10 Hacks To Maximize Space In A Small Indoor Greenhouse

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Did you know that a small indoor greenhouse can give you food and produce for years to come? Think of all the herbs, veggies and flowers you can grow in this carefully managed system; you’ll be surprised at how much a small indoor greenhouse can do to extend plant life!

You don’t need a huge expensive greenhouse to be able to enjoy indoor growing. If you know what to expect from growing in small spaces, you’ll be able to maximize your yields and get seedlings off to a great start. You’ll also be able to anticipate issues before they become big problems.

If you’re interested in growing plants in small indoor greenhouses, you’ll need to know what to grow, how to grow it and what challenges you might face before you buy. Read about the varieties of plants and tips and tricks to growing produce in mini indoor greenhouses in our article here.

Here are our top tips to maximize space when having small indoor greenhouses:

10 tips to maximize space in a small indoor greenhouse

1) Decide your greenhouse size

An indoor greenhouse doesn’t need to be huge, but you’ll need to make sure it has enough space to accommodate the plants you want to grow along with any other gardening equipment. Generally, you’ll need a greenhouse that will have enough room for some shelving and benches as well. Shelving provides more space by giving you extra surfaces for growing plants, small seedling pots, seed starter trays and other essential equipment.

You’ll need to have a few feet of space on each side for easy access and maintenance too.

small indoor greenhouse
A small indoor greenhouse

2) Zoning your greenhouse

Having an overview of the different sections your greenhouse will give you better ideas to maximize space. Essentially, every greenhouse should have specific areas for the following:

  1. Edible plants
  2. Non-edible plants
  3. Early harvest and late harvest plants
  4. Greenhouse tools, fertilizers and sprays
  5. Waste disposal
  6. Water source

Creating separate zones like these will improve your plant’s health by keeping insects and diseases at bay.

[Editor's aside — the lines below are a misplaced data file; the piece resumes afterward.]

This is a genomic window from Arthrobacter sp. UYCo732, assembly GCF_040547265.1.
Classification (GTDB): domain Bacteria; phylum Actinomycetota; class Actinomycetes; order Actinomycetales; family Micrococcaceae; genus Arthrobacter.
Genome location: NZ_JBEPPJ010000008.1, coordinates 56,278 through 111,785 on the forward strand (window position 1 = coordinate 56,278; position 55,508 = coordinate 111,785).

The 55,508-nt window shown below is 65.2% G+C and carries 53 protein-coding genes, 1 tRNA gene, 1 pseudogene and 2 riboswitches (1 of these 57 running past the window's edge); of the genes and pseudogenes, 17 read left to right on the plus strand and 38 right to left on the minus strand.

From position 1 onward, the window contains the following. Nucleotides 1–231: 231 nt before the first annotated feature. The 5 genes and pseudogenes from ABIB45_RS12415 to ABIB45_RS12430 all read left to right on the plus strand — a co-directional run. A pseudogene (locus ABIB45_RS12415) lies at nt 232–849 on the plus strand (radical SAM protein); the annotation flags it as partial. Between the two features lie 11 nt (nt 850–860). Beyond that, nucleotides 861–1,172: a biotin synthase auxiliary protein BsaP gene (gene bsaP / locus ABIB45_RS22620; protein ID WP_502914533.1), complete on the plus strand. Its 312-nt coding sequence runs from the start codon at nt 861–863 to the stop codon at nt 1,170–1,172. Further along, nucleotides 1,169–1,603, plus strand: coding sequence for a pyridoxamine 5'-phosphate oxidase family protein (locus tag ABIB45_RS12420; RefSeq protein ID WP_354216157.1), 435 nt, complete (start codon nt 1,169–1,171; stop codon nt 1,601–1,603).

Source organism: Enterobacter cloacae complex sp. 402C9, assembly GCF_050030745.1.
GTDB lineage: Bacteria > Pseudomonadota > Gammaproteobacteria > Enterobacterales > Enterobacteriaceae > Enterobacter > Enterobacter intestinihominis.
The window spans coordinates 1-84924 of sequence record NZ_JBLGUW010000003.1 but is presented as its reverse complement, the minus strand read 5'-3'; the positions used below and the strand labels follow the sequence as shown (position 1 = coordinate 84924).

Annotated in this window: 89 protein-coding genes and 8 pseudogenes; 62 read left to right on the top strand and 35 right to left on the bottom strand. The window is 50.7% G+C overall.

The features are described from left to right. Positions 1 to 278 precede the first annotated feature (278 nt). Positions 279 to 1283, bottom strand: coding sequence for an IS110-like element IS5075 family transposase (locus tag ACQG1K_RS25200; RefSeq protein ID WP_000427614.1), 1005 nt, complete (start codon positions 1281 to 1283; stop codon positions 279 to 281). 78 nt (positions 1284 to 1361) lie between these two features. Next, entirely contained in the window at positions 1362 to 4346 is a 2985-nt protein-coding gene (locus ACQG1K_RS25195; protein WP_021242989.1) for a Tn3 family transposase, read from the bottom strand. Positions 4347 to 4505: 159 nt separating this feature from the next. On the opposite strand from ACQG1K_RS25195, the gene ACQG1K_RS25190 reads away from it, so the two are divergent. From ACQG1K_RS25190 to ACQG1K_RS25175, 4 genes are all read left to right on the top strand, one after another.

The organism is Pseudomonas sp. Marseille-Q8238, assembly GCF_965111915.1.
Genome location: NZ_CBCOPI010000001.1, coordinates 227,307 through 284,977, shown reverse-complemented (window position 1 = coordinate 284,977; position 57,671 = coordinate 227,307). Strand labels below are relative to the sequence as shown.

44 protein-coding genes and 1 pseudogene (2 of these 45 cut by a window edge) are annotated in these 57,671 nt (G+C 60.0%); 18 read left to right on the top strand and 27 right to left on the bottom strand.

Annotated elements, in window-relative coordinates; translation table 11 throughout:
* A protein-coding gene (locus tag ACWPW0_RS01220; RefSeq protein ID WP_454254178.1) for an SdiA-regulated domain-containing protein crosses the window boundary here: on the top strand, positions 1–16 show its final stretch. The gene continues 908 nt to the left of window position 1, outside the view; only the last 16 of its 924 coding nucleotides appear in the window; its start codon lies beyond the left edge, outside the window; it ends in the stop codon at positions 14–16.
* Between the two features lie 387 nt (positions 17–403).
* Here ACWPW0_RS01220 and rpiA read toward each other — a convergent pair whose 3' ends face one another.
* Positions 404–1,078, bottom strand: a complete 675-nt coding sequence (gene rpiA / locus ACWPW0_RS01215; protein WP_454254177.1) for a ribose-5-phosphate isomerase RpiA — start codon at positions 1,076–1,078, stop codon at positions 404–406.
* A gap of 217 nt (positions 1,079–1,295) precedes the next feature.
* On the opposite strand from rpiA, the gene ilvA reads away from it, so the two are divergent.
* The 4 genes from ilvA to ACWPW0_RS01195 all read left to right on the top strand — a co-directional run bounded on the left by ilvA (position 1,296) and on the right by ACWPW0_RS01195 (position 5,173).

3) Decide which plants to grow in your small indoor greenhouse

Next, decide which plants you’ll be growing and how many you plan to grow. This is extremely important when deciding what height and width you need for your greenhouse.

  • If you’re growing a few herbs or potted plants, you can get away with a very compact greenhouse.
  • If you’re growing greens, you’ll need more surface area for planting and growth.
  • When growing taller plants like tomatoes, you’ll need to ensure that they have plenty of room to reach their full height.
  • Plants with a climbing growth habit or those that require tall stakes, will need a taller greenhouse as well.

When arranging plants, note that each plant should ideally have proper drainage and lighting. They should not crowd each other nor block the sun. Certain leafy vegetables can spread out quickly. You can place plants that require less light (like kale) under these veggies. Plants that prefer dark places can be kept under shelves or at the bottom of the greenhouse on the floor.

You can also install shade cloths to block excess light. Read about choosing shade cloths here.

4) Plant rotation

Know your plant’s life cycle well. If a certain plant has a short life span, you can plan for another plant in its place a few weeks in advance. The soil used by the other plant can be reused. Hence, you save space by avoiding unnecessary planting. Knowing the crop cycle and harvesting period can help you plan which plants to grow during different times of the year in the same spot.

5) Use open spaces wisely

Greenhouses have a lot of hidden and not-so-obvious spaces that can be used well for plants.

These are some places you can readily in an effective manner in a small indoor greenhouse:

  • Consider the ceiling. Can you install rods or frames to hang plants? You can arrange for wires hanging from different ends of the greenhouse and clip together seed packets and washcloths with large pegs. You can also plan for artificial lighting like fluorescent LEDs to hang from ceilings so that they don’t in anyway take up extra space.